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Thursday, November 19, 2009

Symbols and Substance: Daily Worship (Puja)

In the daily puja, a householder treats his or her favorite deity as an Honored Guest in the house. An image or an icon of the deity is at the center stage. The deity itself is a meta-representation of philosophical principles as pointed out in the section on Form and Substance. The puja may be very elaborate with 64 steps or simple with 16 steps. These steps are meant to help the performer focus on the deity and through that medium to merge with the Cosmos and The One Universal Force.

We already learnt that taking care of an unannounced guest is one of the five duties of every householder. Now, the deity is that honored guest. His presence is invoked in the idol (aavahanam) at the beginning of the puja with special mantra. His feet are washed , He is given sips of water, and is given a bath – not just with water but with honey, milk, saffron water, etc. He is then clothed, seated and is adorned with garlands and flowers. He is then worshiped with archana which consists of uttering His name and His glorious qualities. He is offered incense, food and fruits. There is a special ceremony called AArthi, (explained in the section on Form and Substance) with camphor or a special lamp with multiple wicks. This is followed by singing of His praise called bhajans. Finally, after He takes leave, the participants take part in the food and the water used to bathe the deity (Prasad).

In this process,the performer uses five specific items, called the saamagriyas. They are flowers, water, lamp (fire), incense and bell. They represent the five primordial elements of Samkhya philosophy namely earth, water, fire, air and space or ether. The flower stands for earth, water stands for water, lamp stands for agni or fire, bell stands for the sound or air and incense stands for space.

As mentioned earlier, there are two main streams in the Hindu religion on how to relate to the Supreme. Puja is the easy method suitable to all. But, the Upanishads say “saakare bhajas thaavath niraakare parey thathvey”. In other words, worship with the help of idols but remember the Formless Absolute.

The following is a sample sheet I prepared to teach children how to perform daily puja. You can use it too. Hope it helps.

A Practical Class on Puja for Children
Puja (or pooja) translates into WORSHIP. It is a religious service. It is an act of intense devotion to the Supreme, the God. It is an act anyone can perform, at home. It is not done only at the temple. It is a mere ritual when performed without faith and feelings. Performed with proper faith and attitude, it is a noble act, that benefits oneself and all of life forms, because it is one way of connecting our individual self (ATMAN) with the Universal Dimension (Brahman).

What is the PURPOSE of performing PUJA?
To show our respect and Love for the Supreme
To thank HIM/HER for all the bounties we receive
To ask for HIS/HER grace and guidance
To connect the individual (Atman, Pinda) with the Universal (Brahman, Brahmanda)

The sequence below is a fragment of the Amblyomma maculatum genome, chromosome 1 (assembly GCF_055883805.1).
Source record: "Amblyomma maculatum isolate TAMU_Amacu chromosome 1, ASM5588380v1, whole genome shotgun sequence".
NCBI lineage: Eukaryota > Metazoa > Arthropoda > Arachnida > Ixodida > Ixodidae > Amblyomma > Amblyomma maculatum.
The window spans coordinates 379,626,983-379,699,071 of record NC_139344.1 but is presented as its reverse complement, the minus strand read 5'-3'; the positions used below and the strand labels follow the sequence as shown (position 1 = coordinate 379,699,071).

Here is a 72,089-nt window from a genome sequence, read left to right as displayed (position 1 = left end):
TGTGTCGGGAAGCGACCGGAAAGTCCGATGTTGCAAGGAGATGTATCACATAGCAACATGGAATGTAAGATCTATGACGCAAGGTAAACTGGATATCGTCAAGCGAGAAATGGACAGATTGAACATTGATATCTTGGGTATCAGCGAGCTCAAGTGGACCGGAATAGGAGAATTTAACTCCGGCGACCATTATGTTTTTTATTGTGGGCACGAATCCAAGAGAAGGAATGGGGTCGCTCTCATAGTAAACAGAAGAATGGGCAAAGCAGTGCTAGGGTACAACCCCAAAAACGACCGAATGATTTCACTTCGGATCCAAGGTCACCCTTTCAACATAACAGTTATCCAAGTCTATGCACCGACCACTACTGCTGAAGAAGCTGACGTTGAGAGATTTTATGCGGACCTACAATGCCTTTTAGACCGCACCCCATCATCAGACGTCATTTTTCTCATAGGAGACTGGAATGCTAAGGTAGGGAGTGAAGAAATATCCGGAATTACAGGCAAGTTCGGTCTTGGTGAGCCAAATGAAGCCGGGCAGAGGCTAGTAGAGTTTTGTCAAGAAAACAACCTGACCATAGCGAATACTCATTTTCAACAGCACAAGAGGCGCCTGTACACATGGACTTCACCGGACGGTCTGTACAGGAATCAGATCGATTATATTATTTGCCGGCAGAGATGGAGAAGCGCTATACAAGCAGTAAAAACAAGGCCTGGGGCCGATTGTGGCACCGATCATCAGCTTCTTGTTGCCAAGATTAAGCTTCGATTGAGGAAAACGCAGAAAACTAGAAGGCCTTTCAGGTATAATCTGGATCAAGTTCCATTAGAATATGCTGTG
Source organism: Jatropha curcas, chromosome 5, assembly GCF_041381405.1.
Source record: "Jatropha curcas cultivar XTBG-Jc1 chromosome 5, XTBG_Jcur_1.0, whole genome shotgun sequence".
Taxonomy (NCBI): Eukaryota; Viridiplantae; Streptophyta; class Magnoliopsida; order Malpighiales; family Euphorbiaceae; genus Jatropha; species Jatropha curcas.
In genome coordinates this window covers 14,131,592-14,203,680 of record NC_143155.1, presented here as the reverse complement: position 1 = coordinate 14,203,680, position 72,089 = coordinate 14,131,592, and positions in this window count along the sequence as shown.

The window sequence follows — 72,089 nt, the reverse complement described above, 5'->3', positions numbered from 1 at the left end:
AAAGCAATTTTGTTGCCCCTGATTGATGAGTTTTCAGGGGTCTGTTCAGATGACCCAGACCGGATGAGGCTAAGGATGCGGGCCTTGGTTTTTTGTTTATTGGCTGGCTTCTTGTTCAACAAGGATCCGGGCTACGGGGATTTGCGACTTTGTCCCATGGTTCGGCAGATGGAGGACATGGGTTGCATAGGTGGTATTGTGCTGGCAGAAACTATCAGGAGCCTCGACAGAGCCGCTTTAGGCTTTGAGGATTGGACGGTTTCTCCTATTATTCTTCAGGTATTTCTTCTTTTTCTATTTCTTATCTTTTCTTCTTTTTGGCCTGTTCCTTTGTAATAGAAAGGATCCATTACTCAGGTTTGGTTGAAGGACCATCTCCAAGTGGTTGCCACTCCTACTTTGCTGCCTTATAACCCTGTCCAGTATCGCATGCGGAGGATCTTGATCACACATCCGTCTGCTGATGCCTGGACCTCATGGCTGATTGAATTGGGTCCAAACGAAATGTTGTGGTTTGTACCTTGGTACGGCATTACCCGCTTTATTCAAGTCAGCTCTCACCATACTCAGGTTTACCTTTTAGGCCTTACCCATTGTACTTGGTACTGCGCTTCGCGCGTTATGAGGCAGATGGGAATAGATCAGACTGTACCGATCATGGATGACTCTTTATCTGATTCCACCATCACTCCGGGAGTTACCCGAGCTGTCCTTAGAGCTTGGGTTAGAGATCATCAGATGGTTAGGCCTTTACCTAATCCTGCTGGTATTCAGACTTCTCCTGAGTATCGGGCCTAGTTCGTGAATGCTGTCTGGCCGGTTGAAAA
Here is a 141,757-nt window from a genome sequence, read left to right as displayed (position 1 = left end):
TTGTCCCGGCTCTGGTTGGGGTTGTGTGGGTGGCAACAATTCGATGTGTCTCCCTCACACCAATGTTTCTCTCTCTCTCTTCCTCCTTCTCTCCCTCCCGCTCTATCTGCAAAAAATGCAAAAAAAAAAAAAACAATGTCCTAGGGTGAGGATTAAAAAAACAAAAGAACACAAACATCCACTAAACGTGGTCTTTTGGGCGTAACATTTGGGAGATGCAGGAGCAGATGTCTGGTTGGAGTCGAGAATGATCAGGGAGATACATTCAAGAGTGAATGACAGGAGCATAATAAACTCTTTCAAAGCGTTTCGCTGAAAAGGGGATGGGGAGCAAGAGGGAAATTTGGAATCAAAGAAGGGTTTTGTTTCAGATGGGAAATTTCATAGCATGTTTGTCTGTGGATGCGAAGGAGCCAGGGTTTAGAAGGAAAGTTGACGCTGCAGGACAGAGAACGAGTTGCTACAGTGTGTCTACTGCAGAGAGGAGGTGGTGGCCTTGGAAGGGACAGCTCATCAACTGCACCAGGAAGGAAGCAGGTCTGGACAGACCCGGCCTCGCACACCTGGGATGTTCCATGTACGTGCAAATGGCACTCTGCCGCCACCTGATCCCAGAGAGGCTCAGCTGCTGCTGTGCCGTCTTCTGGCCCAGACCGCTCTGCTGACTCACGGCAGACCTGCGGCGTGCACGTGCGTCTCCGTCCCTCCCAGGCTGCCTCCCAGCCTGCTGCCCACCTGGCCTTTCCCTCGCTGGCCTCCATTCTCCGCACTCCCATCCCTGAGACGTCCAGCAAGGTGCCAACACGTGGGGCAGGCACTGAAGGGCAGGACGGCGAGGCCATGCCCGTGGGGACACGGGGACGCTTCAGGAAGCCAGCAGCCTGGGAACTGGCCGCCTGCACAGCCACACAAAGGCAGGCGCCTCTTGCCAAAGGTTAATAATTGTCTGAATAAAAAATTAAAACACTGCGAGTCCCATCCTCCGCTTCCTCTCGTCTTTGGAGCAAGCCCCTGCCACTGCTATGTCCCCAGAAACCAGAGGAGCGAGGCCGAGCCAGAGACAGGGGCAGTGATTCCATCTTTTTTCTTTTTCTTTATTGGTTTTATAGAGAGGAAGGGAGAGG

Of course, special pujas are performed to ask HIM/HER for personal favors, to help us during times of crisis etc and for the welfare of the society.

What are the requirements to perform PUJA?
Your Faith and your Attitude (called bhava in Sanskrit) are the most important ingredients.
Materials needed (with many variations, depending on your family tradition) are:
Image/Icon (made of clay, wood or metal) of a favorite deity (called vigraha). A painting will do. (Stone images are only for the temples)
A seat (aasana)
Few metal plates
A special vessel to hold water (called panchapatra – traditionally made of five metals)
A metal spoon
A bell (Ghanta – represents the SOUND/ Naada – Space/AAkasha element of the Universe)
Flowers (this and the next two items represent the SMELL/gandha – Air/vayu element)
Incense (agarbathi)
Sandalwood powder or paste (chandhan)
Lamp (represents LIGHT/agni element of the Universe)
Water (represents WATER/AApa element)
Fruits and cooked items of food (represent the EARTH/ prithvi element)
Raw Rice coated with turmeric, called akshata
Also, kumkum (vermilion), turmeric powder, milk , clean towels, a dress for the idol, a match box to light the lamp etc

What are the steps?
Consider the Lord as an honored guest in your house. What will you do to make Him feel welcome and comfortable?

Your preparation includes Your bathing and donning clean clothes
Get all the items (samagri) ready
Set the altar
Light the lamp - and say deepajyothi namosthu tthey
AAchamanyam (sip water three times)
Invoke Lord Gansha - and say
Shukla ambaradara vishnum shashi varnam chathur bujam
Prasanna vadanam dhyayeth sarva vigna upashaanthaye

Pranayam ( Gayathri will do for this purpose)
Sankalpa (determination, your intention to perform puja) - by saying
Mamopaktha samastha ddhuritha kshayadwara
Sri Mahaganapthi preeth-yartham aham Mahaganapthi pujaam karishye

Ring the bell - and say
Ghantaaravam kurvey
Sanctify the water and puja items (by sprinkling water on them)
Dhyanam – silent meditation and then say
Asmin bimbey Sri Mahaganapathim aa-vaa-hayaami (place akshata (yellow rice) on the idol (invoking Lord Ganesha in the idol)
Sri Mahaganapathaye namah – aasanam samaprpayaami (place akshata on the idol) (asking Him to be seated)
Sri Mahaganapathaye namah – paadyam samarpayaami (pour a spoonful of water in an empty dish) (washing feet)
Sri Mahaganapathaye namah –arkyam samarpayaami (pour a spoonful of water in an empty dish) (water to wash hands)
Sri Mahaganapathaye namah – aachamanyam samarpayyami (pour a spoonful of water in an empty dish) (water to sip)
Sri Mahaganapathaye namah – snapayaami (sprinkle water on the idol) (bathing)
Sri Mahaganapathaye namah – vastram samarpyaami (wrap the idol in a clean piece of cloth) (dressing)
Sri Mahaganapathaye namah – gandhaan dhaarayami (place sandal paste on the forehead of Ganesh’s idol) (placing sandalwood paste on the forehead)
Sri Mahaganapathaye namah – akshaathan samaprpayaami (place akshata on the idol) (placing akshata/yellow rice)
Sri Mahaganapathaye namah – pushpaih pujayaami (place a flower or a petal at the feet of Ganesha) (placing a garland)
Now you perform the Ganseha Archana - with SIXTEEN names of Ganesha After saying each of the following names of Ganesha you place akshata or a flower at the feet of Ganesha.
Om Sumukhaya namah
Om Yekadanthaaya namah
Om Kapilaaya namah
Om Gajakarnaakaaya namah
Om Lambowdharaaya namah
Om Vikataaya namah
Om VigghnaRaajaaya namah
Om Ganaathipaaya namah
Om DDhoomakeythavey namah